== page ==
23. Emotional coping strategies • Relaxation methods • Sport • Meditation

  24. GST and gender differences in crime • The levels and types of strain could be different for girls and for boys • Boys and girls may have different responses to the same strain • Gender variation in conditioning effects (gender differences in dealing/coping with strain)

  25. The levels and types of strain • Boys are more likely than are girls to experience strain because of negative peer relations that are marked by conflict, competition, jealousy, and imbalance • Girls are especially susceptible to strain caused by problems in forming and maintaining positive relationships with family and friends

  26. Different responses to the same strain • Consistent with gender socialization, when facing stressors, males would be more likely to behave aggressively • Females would be more likely to engage in more passive and self-destructive forms of delinquency, such as running away form home, alcohol use, etc.

  27. Sex differences in emotional responses

  28. Research on Aggression • Females use aggression as often as adolescent males • Different events produce aggression • Females’ aggression manifests in different behaviors • Unlike boys, girls typically shun physical aggression, but they use gossip, ridicule, exclusion and other forms of relational aggression, particularly toward other females

  29. Relational aggression? • “Mean Girls” • “Thirteen”

  30. Sex differences in coping strategies • Females employ escape and avoidance methods to relieve the strain • Females have stronger relational ties that might help to reduce strain (social support) • Males are lower in social control, and they socialize in large, hierarchical peer groups where they need to maintain their status • Therefore, males are more likely to respond to strain with crime (Agnew 1997).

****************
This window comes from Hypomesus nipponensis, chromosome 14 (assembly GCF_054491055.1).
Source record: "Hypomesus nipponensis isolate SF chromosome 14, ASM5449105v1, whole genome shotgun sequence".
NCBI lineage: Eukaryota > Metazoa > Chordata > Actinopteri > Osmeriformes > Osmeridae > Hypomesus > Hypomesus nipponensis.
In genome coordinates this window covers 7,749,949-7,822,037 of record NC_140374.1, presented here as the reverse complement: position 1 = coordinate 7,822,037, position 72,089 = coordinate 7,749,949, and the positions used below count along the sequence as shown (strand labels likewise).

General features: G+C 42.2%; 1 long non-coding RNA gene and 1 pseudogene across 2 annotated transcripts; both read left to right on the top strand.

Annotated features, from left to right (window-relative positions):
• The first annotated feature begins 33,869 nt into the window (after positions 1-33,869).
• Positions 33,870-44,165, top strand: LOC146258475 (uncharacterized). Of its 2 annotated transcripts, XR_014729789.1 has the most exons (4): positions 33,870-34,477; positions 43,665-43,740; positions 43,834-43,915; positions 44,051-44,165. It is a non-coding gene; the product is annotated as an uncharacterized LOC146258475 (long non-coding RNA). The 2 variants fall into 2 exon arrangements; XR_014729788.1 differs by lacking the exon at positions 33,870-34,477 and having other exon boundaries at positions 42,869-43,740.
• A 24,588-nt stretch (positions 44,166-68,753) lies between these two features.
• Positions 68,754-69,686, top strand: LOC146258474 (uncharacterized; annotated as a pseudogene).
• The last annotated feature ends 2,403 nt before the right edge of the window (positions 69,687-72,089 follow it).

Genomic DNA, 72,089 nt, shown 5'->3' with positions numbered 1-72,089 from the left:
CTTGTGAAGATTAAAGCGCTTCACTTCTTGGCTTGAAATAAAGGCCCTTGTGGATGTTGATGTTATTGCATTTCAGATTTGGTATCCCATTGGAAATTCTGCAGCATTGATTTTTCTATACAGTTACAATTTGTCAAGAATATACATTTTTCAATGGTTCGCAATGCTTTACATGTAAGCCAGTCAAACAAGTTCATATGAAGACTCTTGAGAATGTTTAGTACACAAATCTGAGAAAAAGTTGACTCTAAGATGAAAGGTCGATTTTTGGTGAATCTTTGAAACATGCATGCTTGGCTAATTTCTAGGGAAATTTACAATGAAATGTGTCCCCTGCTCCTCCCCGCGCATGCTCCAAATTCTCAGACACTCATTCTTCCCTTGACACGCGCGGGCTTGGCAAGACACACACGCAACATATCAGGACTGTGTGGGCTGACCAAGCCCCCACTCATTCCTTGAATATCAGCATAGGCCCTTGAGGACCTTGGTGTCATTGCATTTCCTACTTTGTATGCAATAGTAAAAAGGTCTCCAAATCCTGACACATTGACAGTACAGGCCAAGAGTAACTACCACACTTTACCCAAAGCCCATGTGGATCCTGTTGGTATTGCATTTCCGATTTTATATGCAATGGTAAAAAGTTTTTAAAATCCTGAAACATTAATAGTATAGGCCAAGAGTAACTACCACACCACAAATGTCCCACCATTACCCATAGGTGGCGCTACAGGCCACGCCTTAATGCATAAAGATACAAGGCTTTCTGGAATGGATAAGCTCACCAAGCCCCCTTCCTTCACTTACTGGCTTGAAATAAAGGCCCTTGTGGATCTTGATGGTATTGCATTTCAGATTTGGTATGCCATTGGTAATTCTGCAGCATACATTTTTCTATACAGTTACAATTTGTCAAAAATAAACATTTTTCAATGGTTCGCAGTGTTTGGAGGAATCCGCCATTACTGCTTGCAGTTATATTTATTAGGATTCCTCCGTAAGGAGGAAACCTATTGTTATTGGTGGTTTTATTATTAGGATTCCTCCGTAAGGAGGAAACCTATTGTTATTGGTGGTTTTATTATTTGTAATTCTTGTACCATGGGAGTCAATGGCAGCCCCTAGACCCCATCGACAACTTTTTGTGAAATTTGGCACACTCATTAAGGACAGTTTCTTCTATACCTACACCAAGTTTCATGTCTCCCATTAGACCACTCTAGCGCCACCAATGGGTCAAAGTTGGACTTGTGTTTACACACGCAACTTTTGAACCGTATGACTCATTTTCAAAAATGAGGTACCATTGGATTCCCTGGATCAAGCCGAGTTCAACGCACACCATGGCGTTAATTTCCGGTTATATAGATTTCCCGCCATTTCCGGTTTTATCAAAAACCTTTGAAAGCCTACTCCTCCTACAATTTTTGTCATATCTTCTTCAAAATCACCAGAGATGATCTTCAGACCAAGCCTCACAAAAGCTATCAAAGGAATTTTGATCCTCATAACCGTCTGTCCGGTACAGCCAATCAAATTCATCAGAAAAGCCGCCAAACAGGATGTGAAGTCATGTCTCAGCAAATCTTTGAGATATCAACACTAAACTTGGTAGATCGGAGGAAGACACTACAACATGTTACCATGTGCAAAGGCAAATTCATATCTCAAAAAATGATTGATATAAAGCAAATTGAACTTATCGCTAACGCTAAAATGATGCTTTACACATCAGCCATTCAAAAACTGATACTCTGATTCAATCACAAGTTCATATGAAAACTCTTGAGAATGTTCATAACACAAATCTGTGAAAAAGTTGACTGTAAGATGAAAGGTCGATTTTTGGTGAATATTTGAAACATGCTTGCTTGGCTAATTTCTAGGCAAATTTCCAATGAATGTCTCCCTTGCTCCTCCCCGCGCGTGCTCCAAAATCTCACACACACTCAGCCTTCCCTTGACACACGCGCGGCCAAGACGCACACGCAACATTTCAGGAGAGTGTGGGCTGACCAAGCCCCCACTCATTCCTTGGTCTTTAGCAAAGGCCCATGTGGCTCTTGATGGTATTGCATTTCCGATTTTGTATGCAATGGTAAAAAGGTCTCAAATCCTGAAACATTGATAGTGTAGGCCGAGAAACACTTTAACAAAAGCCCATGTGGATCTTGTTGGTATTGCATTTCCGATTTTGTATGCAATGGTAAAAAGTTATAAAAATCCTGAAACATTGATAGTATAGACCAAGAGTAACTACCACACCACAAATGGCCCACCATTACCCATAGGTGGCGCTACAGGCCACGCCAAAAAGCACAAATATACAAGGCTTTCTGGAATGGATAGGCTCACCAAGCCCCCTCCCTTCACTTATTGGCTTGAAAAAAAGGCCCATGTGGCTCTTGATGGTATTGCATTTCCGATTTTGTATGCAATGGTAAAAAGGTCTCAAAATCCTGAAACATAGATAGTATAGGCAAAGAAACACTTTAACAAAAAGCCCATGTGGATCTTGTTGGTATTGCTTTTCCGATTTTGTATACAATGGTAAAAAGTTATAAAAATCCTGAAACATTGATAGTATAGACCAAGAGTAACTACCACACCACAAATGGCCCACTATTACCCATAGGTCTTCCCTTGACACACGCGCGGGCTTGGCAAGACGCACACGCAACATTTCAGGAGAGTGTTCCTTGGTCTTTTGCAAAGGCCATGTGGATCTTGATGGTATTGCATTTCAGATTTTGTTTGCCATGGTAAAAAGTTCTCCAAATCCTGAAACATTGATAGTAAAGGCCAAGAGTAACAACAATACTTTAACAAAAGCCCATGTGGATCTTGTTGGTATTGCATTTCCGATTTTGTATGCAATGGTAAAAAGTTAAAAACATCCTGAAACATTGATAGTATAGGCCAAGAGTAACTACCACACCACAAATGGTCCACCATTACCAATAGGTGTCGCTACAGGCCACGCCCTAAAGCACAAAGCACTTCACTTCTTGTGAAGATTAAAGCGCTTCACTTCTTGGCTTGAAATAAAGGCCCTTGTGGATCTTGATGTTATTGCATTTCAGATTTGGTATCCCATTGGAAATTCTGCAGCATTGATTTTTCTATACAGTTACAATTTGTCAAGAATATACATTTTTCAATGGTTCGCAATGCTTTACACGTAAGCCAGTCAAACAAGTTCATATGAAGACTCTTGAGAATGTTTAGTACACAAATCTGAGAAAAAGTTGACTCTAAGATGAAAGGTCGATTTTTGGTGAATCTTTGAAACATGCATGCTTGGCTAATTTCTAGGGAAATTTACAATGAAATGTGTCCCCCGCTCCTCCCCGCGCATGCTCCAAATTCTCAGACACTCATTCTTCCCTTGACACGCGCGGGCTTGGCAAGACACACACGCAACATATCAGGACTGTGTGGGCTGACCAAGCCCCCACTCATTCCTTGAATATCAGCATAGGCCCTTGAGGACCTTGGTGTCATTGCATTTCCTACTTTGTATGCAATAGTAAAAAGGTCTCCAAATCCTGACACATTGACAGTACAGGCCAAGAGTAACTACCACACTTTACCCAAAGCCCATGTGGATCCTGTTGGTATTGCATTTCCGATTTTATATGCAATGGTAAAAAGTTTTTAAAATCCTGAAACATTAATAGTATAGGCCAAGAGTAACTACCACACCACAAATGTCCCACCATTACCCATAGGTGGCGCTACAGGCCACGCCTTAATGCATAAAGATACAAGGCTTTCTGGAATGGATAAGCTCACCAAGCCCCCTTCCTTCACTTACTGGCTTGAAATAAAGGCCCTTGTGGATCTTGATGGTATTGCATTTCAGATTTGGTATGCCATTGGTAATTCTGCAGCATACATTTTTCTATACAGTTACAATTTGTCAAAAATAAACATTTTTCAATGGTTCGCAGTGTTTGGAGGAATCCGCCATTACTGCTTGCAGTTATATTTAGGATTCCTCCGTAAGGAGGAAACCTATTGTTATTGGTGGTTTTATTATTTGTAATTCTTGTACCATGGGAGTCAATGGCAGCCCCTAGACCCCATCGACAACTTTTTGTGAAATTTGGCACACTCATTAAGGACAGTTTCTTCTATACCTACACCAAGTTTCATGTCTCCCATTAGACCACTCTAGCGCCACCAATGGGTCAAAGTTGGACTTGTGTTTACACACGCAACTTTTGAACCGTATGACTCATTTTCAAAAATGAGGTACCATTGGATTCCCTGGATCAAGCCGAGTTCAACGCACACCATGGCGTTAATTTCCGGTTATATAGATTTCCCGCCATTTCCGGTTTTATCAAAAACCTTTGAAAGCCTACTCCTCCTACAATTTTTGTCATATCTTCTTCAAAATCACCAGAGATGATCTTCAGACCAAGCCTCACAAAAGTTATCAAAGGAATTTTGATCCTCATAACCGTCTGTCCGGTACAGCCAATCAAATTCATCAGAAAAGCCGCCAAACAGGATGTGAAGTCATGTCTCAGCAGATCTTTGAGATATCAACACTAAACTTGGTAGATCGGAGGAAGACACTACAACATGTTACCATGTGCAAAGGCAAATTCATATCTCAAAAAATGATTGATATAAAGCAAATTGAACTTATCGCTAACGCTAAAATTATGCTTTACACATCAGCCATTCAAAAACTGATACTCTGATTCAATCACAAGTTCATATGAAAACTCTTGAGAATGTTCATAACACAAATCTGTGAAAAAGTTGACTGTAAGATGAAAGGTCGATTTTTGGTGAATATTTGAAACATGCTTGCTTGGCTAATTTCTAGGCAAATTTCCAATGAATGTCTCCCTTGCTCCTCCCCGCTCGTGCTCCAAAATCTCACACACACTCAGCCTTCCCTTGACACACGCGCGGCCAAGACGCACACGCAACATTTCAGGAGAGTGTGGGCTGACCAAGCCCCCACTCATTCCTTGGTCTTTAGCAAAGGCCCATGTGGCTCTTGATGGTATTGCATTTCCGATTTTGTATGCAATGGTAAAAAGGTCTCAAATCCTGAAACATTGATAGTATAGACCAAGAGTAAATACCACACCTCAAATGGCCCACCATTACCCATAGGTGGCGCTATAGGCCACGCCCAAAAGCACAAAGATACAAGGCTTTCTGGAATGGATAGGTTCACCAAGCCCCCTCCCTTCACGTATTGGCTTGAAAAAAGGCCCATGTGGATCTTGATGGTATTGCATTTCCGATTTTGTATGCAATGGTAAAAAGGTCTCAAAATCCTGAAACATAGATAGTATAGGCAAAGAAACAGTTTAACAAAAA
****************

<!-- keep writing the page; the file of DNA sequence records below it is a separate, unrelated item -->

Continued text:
31. (Cauce et al., 1994; Cotterell, 1996) • Females have more intimate friendships • Most of the friends females describe are other girls • Females consistently report that… • they spend more time with friends; • expect and receive more kindness, commitment, and empathy from them; • have more open, intimate, and disclosing relationships

  32. Friendship • Significantly more females than males favor activities that involve intimate discussions • Similarly, a significantly larger proportion of males described a close male friend as someone who did not express his true feelings to them and from whom they hid their feelings • Other research suggests that adolescent males may regret the lack of intimacy in their same-sex friendships but accept it as the norm (Way, 1996).

  33. GST: relationship between race and crime • Multiple strains: poverty, disruptive families, compromised parenting, deficient schooling, discrimination, injustice, victimization, violence

  34. Empirical support • Numerous tests of GST had also examined the relationship between strain and negative emotion, yielding mixed results • Several studies had found strain-induced anger to be the primary negative emotion to exert a significant effect on deviance (Broidy, 2001 and Piquero and Sealock, 2000).

  35. Policy Recommendations • Agnew proposed several different programs to reduce delinquency which have shown success after being implemented

  36. Policy Recommendations • Family-based programs are designed to teach the members how to solve problems in a constructive manner, and parents are taught how to effectively discipline their children (Agnew, 1995) • This will reduce the amount of negative emotions that result from conflict in the family and will decrease the amount of strain in the home

  37. Policy Recommendations • School-based programs seek to improve relations in and between schools • Peer based programs seek to reduce the amount of strain that an adolescent feels as a result of relationships with peers • Relationships with peers can be negative when the peers are delinquent or when they are physically or verbally abusive toward other peers